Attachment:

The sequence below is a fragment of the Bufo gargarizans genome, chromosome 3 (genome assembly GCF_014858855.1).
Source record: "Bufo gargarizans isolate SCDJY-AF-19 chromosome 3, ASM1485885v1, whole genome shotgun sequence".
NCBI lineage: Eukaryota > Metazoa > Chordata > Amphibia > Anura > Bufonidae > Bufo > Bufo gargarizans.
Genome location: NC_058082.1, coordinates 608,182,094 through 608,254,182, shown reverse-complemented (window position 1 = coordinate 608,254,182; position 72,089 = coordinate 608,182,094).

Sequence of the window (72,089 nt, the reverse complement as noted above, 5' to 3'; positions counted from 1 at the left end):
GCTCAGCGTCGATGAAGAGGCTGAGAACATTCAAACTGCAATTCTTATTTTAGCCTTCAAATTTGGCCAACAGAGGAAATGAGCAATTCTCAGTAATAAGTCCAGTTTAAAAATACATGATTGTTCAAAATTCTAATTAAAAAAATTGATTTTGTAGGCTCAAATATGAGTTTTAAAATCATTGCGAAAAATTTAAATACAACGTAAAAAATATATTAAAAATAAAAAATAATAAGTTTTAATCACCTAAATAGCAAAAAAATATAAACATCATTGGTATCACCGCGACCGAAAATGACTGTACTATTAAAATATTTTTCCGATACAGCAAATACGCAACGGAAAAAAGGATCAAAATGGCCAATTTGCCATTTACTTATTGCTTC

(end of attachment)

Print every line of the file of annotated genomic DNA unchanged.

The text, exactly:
The sequence below is a fragment of the Bufo gargarizans genome, chromosome 3 (genome assembly GCF_014858855.1).
Source record: "Bufo gargarizans isolate SCDJY-AF-19 chromosome 3, ASM1485885v1, whole genome shotgun sequence".
NCBI lineage: Eukaryota > Metazoa > Chordata > Amphibia > Anura > Bufonidae > Bufo > Bufo gargarizans.
Genome location: NC_058082.1, coordinates 608,182,094 through 608,254,182, shown reverse-complemented (window position 1 = coordinate 608,254,182; position 72,089 = coordinate 608,182,094).

Sequence of the window (72,089 nt, the reverse complement as noted above, 5' to 3'; positions counted from 1 at the left end):
GCTCAGCGTCGATGAAGAGGCTGAGAACATTCAAACTGCAATTCTTATTTTAGCCTTCAAATTTGGCCAACAGAGGAAATGAGCAATTCTCAGTAATAAGTCCAGTTTAAAAATACATGATTGTTCAAAATTCTAATTAAAAAAATTGATTTTGTAGGCTCAAATATGAGTTTTAAAATCATTGCGAAAAATTTAAATACAACGTAAAAAATATATTAAAAATAAAAAATAATAAGTTTTAATCACCTAAATAGCAAAAAAATATAAACATCATTGGTATCACCGCGACCGAAAATGACTGTACTATTAAAATATTTTTCCGATACAGCAAATACGCAACGGAAAAAAGGATCAAAATGGCCAATTTGCCATTTACTTATTGCTTC